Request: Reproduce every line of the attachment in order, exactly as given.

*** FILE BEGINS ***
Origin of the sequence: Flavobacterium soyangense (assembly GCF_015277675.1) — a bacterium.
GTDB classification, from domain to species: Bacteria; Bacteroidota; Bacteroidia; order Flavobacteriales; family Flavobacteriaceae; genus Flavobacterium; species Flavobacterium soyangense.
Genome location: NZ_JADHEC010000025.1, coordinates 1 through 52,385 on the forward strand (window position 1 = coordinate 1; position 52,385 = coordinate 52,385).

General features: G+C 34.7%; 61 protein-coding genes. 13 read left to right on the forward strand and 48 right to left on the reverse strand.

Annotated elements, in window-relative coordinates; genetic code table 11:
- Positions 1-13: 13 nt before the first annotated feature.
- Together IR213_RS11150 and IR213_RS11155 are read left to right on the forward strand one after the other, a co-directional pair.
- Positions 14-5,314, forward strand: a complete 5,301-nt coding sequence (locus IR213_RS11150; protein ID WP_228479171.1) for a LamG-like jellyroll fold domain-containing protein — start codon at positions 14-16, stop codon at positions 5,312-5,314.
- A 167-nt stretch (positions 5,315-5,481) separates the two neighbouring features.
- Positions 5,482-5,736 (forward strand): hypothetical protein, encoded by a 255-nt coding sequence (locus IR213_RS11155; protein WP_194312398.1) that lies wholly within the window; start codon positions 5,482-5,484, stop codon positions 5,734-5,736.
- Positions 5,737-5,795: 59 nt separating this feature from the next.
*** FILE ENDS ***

Origin of the sequence: Flavobacterium soyangense (assembly GCF_015277675.1) — a bacterium.
GTDB classification, from domain to species: Bacteria; Bacteroidota; Bacteroidia; order Flavobacteriales; family Flavobacteriaceae; genus Flavobacterium; species Flavobacterium soyangense.
Genome location: NZ_JADHEC010000025.1, coordinates 1 through 52,385 on the forward strand (window position 1 = coordinate 1; position 52,385 = coordinate 52,385).

General features: G+C 34.7%; 61 protein-coding genes. 13 read left to right on the forward strand and 48 right to left on the reverse strand.

Annotated elements, in window-relative coordinates; genetic code table 11:
- Positions 1-13: 13 nt before the first annotated feature.
- Together IR213_RS11150 and IR213_RS11155 are read left to right on the forward strand one after the other, a co-directional pair.
- Positions 14-5,314, forward strand: a complete 5,301-nt coding sequence (locus IR213_RS11150; protein ID WP_228479171.1) for a LamG-like jellyroll fold domain-containing protein — start codon at positions 14-16, stop codon at positions 5,312-5,314.
- A 167-nt stretch (positions 5,315-5,481) separates the two neighbouring features.
- Positions 5,482-5,736 (forward strand): hypothetical protein, encoded by a 255-nt coding sequence (locus IR213_RS11155; protein WP_194312398.1) that lies wholly within the window; start codon positions 5,482-5,484, stop codon positions 5,734-5,736.
- Positions 5,737-5,795: 59 nt separating this feature from the next.